Singles and Spare Time: Defying the Laws of Physics August 3, 2011Posted by Onely in Everyday Happenings.
Tags: richard simmons, singles spare time; memoirs
I’m single; my friend John has been married for about eight years. One day we were browsing a bookstore’s memoir shelves. I read a lot of memoirs, so I was excitedly pointing to a few books that I had either enjoyed or read about: “Ooh look, The Glass Castle! Ooh, The Diving Bell and the Butterfly! Ooh, Autobiography of a Face! Ooh, Half a Life! Ooh, Still Hungry After All These Years: Richard Simmon’s autobiography!” (I said I read a lot; I didn’t say I read highbrow.)
“Wow, you read a lot,” said John. “I wish I had time to read as much as you. But then, you’re single.”
As our Copious Readers are surely aware, a common stereotype of singles is that we have oodles more free time than coupled people. This implies that coupling sucks more time and energy than any other life obligations. This is obviously not true, although it can seem true, given how “intensive coupling” (where your partner is everything to you all the time) is portrayed by media and social institutions as the only acceptable kind of romantic relationship.
At first I didn’t mind John’s comment, for two reasons: One, he is about the sweetest person in the universe and I know he would never want to hurt my feelings for the world. Two, he said it with a tone that sounded as if he were jealous of, or had admiration for, my single state. I think he meant it as a kind of two-pronged compliment: first of my reading prowess, and second as praise for my singleness. (Praise built on faulty assumptions about singles, but still.)
Then later I realized something that made the comment bother me more, so I had to vent about it here on Onely:
I, the ostensibly free-to-read single person, work thirty-five hours a week, often more. John, the ostensibly too-busy-to-read coupled person, is unemployed due to the recession and is relying on his wife’s income. Yet because I’m single, I must have more spare time to read than he does. Somehow, I have managed to defy the laws of physics, time, and space. (Yay me?)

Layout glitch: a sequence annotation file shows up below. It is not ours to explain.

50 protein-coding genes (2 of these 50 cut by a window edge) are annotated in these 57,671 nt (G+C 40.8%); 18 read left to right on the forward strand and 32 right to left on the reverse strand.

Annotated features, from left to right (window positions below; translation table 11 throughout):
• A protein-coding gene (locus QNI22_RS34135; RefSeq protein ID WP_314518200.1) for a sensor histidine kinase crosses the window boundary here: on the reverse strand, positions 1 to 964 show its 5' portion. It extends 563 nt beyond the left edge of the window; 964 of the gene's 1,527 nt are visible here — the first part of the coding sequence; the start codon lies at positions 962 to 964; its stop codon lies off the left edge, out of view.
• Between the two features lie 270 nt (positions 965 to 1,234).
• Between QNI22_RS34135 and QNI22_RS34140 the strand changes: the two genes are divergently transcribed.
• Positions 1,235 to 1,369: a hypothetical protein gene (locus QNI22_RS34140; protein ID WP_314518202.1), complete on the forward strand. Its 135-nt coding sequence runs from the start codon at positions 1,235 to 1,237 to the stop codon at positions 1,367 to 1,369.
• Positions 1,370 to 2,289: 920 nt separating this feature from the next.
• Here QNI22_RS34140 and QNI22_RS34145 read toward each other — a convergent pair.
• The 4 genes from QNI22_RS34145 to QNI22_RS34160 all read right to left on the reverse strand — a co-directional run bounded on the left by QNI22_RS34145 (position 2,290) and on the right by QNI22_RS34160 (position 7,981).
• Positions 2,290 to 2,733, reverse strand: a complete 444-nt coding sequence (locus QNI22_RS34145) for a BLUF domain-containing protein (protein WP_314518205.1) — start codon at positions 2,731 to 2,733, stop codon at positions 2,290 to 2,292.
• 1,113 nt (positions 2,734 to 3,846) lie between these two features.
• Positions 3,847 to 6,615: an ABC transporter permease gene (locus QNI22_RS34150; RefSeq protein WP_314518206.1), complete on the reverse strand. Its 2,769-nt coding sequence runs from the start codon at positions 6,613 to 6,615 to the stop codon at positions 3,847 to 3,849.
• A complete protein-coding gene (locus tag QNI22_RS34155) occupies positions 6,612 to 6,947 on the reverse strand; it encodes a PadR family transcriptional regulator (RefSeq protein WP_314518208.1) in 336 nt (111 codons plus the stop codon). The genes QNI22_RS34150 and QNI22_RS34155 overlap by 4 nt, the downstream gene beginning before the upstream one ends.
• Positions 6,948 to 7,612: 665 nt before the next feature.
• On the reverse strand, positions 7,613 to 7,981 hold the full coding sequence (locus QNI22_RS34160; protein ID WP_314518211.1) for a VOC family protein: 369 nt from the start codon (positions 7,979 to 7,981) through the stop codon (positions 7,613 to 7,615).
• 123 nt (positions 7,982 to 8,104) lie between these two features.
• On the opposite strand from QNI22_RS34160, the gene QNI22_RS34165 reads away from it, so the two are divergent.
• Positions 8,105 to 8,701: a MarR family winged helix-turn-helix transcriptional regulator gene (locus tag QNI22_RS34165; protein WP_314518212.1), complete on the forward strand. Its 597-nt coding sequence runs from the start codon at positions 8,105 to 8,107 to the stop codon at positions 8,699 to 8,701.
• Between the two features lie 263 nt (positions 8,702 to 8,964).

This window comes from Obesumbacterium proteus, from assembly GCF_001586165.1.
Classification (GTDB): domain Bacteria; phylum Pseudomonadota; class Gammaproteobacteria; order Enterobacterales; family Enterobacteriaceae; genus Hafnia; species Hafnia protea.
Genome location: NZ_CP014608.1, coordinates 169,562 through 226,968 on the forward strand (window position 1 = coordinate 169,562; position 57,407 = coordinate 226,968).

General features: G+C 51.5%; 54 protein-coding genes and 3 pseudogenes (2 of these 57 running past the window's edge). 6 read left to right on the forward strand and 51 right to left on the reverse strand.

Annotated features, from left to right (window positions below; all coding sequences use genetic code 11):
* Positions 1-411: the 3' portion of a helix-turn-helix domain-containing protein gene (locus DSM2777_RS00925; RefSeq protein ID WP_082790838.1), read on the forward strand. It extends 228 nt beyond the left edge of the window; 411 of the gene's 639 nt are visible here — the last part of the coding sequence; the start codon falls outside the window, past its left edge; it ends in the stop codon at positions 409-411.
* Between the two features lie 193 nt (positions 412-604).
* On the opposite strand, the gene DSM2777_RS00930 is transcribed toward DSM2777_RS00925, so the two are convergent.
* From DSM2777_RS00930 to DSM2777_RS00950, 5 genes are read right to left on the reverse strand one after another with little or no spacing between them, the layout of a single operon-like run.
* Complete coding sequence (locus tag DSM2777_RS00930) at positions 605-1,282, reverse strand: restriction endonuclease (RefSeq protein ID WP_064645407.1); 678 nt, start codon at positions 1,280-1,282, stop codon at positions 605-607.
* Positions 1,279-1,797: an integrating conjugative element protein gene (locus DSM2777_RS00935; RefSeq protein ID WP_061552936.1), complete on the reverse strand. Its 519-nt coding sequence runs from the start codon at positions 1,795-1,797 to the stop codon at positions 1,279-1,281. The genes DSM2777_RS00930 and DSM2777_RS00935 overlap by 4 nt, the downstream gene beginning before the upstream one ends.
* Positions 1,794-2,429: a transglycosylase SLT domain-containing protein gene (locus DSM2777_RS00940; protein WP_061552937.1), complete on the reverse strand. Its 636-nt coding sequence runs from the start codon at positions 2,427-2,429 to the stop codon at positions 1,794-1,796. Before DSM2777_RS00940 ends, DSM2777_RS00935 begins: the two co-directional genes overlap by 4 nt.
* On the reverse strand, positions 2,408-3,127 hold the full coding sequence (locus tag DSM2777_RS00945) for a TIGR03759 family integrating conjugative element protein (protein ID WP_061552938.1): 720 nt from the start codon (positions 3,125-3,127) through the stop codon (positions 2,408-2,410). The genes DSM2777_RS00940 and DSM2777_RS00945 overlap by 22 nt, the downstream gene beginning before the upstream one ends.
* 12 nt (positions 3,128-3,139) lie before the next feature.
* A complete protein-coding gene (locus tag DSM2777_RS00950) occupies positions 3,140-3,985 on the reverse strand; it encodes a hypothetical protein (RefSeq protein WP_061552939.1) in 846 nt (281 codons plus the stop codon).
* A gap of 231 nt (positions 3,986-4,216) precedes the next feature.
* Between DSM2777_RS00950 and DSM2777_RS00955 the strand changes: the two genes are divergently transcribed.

His comment, while not ill-intentioned, devalued all my hard efforts to fit reading into my life. I read good books during those hard hours after work, when my brain is mush from spreadsheets and meetings. Health issues require me to lie flat for long periods, so I read good books in bed, though sometimes when discomfort forces me to read the same Chekov paragraph three times I wonder if I should switch to Dilbert. Reading doesn’t just fall into my empty outstretched apron like cherry blossoms in a breeze. I have to climb that tree and shake it.
The most interesting (and disturbing) facet of all is the insidiousness of singlism: John was always one of those friends who seemed to totally get the concept of Oneliness, yet even he slipped into a moment of singlism without even realizing he’d offended. Because he is normally so supportive, I decided not to call him out, but to remember times when even I have said thoughtless things (shocker!). I will ultimately just let it go (um, right after I publish this post).
Copious Readers, has anyone ever insinuated that because you’re single, you have lots of spare time that you don’t have? How did you respond?
P.S. Richard Simmon’s autobiography is quite entertaining. Like.
Photo credit: Briar Press